Code Pink Journals CodePINK Journals

Work 4 Peace,Hold All Life Sacred,Eliminate Violence! I am on my mobile version of the door-to-door, going town-to-town holding readings/gatherings/discussions of my book "But What Can I Do?" This is my often neglected blog mostly about my travels since 9/11 as I engage in dialogue and actions. It is steaming with my opinions, insights, analyses toward that end of holding all life sacred, dismantling the empire and eliminating violence while creating the society we want ALL to thrive in

Saturday, July 04, 2015


I’m here & I begin my sequestered attempts at finishing my book, But What Can I do?

My journey began at the San Francisco airport last nite when I attempted to get on the last direct flight of the day to Atlanta.

When I got there, about 7 people were in front of me with 9 seats available – but people not on the list kept being cleared as the number of seats available slowly diminished.

By the time the plane left at 11:15, there were 3 peeps in front of me… I didn’t make that plane.
The next plane was going at 12:30am to Minneapolis – 13 seats and I’m number 11. I got on and got a window seat – I had forgotten how much easier it is to sleep a little in a window seat as I normally fly with Mujasi who HAS to have the window seat.

I arrived at the gate in Minneapolis at 5:30 and my plane for Atlanta was leaving at 6:15 – I had to hurry thru a couple of walkways but made it to a half-empty plane. This time I got a large "oversized" seat by myself in the row of 3!

Arriving in the terminal the red white & blue is almost blinding. If I had spaced the 4th of da lie day, it certainly wasn’t for long.

Pushing thru the starred and striped crowd, escaping onto an almost empty Marta I’m suddenly overwhelmed by a large extremely boisterous group of mostly white people all decked in red, white and blue, with permed hair, caked make-up running in the heat like uncooked batter, and smelling like cheap aftershave and avon lotion.

I curse myself for bringing so much luggage making it impossible to easily navigate the crowd and seek another car. I comfort myself with the thought that it’s only 6 quick stops.

I buried my head in my book, determined to ignore their ra ra ra god love amerikkka freedom cries...grrrr unless they stepped over the line.

Finally at my daughter's, I hang out with her and my grandson, stock up on vitals for my isolated writing home, and share our last meal together before I leave.

Driving thru Atlanta to get on the freeway north, several cars honk and wave. Quickly leaving the city behind, I try not to see the infrequent but gigantic confederate flags on buildings, back of pick-up trucks, and front lawns, the frequency of which increases the closer I get to womyn's land, as my heart sinks rapidly.

Turning off the freeway and navigating thru the mountains that share a border between Alabama  and Georgia, I’m further disheartened to see brand new signs “Pray For Our Nation” with a Corinthian? chapter and verse under it. I remember seeing these signs when Obama was elected & I'm thinking they went up again when the Supreme Court legalized gay marriage.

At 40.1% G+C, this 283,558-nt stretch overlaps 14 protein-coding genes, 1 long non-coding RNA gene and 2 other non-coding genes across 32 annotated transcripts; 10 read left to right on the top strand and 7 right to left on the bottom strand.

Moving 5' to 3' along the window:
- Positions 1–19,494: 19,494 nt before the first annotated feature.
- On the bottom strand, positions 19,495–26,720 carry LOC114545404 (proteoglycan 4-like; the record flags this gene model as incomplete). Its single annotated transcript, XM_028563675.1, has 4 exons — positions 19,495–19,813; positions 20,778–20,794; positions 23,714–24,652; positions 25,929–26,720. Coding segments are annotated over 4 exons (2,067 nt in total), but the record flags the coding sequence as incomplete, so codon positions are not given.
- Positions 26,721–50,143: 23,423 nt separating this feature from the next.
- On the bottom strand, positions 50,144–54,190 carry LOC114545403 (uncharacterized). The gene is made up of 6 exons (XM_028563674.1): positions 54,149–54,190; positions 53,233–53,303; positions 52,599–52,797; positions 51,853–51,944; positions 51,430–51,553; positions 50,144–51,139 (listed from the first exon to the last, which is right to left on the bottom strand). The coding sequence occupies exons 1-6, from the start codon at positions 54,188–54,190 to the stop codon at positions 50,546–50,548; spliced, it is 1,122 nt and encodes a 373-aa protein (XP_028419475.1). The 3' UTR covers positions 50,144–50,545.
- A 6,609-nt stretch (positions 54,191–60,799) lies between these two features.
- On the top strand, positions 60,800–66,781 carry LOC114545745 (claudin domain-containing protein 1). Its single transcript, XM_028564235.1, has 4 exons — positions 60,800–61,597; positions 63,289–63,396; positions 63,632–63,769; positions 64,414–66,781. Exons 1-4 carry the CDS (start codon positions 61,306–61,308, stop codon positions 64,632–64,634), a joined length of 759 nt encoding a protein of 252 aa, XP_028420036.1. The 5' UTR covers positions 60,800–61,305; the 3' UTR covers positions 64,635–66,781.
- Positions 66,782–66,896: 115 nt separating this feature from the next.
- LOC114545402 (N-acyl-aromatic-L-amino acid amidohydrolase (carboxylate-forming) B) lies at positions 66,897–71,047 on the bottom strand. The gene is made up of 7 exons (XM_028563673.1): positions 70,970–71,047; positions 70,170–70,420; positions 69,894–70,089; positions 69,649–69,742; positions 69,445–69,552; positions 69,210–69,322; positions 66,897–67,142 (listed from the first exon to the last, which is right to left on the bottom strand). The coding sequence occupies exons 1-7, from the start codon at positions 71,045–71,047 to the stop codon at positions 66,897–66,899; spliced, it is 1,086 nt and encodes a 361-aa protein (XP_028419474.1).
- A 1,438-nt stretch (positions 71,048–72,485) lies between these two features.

Pulling onto the last stretch of the country road that will take me to this womyn’s land, huge confederate flags mar the beautiful lush green forest – one house even has a flag pole in the middle of a giant pick-up truck with a confederate flag that must drape over the windshield when the driver slows down…

I wonder instantly if the white womyn of this land even notice their neighbors hostile signs and racist flags.
And I wonder about coming to the south to finish my book.

Well dah....everyone knows it's better to be white...

I’m with my grandson in the parking lot of Sevananda pushing him in the grocery cart heading for the store when the sun bursts out of the overcast skies, toasting us with hot, bright rays. He holds out his arm, looking down at it, urging me to hurry – not because the moist warm air bathing us is suddenly hot as hell but because he declares he doesn’t want to get any darker.

Now here is a little boy who has the most beautiful golden brown skin ever, a boy whose mom is half black, half white and whose sperm donor is Black; a boy who lives in a house full of Black people, a neighborhood that is predominantly Black, a boy who went to an Afro-centric school one of his pre-school years, a Black Montessori school for his other pre-school year, and for first grade to a home school that is all Black. He is on a Black soccer team with a Black coach and all his friends are Black.

A boy for whom Black is the “norm” in his every day life, and who should be Black and proud – a boy who at three years old claimed he was white and vehemently denied he is Black. But when I asked him what it means to be white, he looked confused and couldn’t put into words what it meant to him.

 When he was four, he proudly and confidently confided in me that he is now “peach”.  He then told me that when white people want to be dark they go out into the sun.

Next, he holds his arm up to me and asks me what do dark people do to be white?

Now at 6 years old, in the parking lot with me encouraging him to embrace the sun’s rays, he wistfully tells me that he wishes he is white and when I ask why, he turns his black sad eyes on me and tells me something like I should know: it is better to be white.